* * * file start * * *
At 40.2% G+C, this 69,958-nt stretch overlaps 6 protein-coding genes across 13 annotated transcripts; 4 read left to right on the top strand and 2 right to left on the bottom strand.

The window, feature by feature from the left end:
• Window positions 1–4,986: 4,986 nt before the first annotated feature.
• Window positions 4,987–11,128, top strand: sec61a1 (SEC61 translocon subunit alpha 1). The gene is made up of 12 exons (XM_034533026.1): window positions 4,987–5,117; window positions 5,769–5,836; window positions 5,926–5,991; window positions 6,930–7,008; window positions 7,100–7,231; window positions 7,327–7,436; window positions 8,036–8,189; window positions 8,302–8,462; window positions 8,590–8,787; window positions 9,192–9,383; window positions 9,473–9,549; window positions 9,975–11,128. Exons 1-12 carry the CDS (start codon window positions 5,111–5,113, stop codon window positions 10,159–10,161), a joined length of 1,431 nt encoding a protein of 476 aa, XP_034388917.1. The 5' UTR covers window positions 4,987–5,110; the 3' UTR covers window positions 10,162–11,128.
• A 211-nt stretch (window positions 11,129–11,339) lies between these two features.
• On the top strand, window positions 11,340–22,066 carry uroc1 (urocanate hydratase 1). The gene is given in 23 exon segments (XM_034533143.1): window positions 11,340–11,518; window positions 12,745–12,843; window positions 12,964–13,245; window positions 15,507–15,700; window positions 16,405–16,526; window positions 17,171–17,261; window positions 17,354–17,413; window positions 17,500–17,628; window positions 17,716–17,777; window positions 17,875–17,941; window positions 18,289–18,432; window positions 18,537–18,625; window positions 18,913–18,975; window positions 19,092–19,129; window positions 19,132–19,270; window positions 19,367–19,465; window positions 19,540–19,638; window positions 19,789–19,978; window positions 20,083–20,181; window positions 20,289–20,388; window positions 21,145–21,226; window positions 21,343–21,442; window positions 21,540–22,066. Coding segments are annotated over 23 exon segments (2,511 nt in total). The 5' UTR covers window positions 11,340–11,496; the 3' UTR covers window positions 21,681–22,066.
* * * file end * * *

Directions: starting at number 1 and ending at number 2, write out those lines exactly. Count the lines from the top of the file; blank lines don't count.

At 40.2% G+C, this 69,958-nt stretch overlaps 6 protein-coding genes across 13 annotated transcripts; 4 read left to right on the top strand and 2 right to left on the bottom strand.

The window, feature by feature from the left end: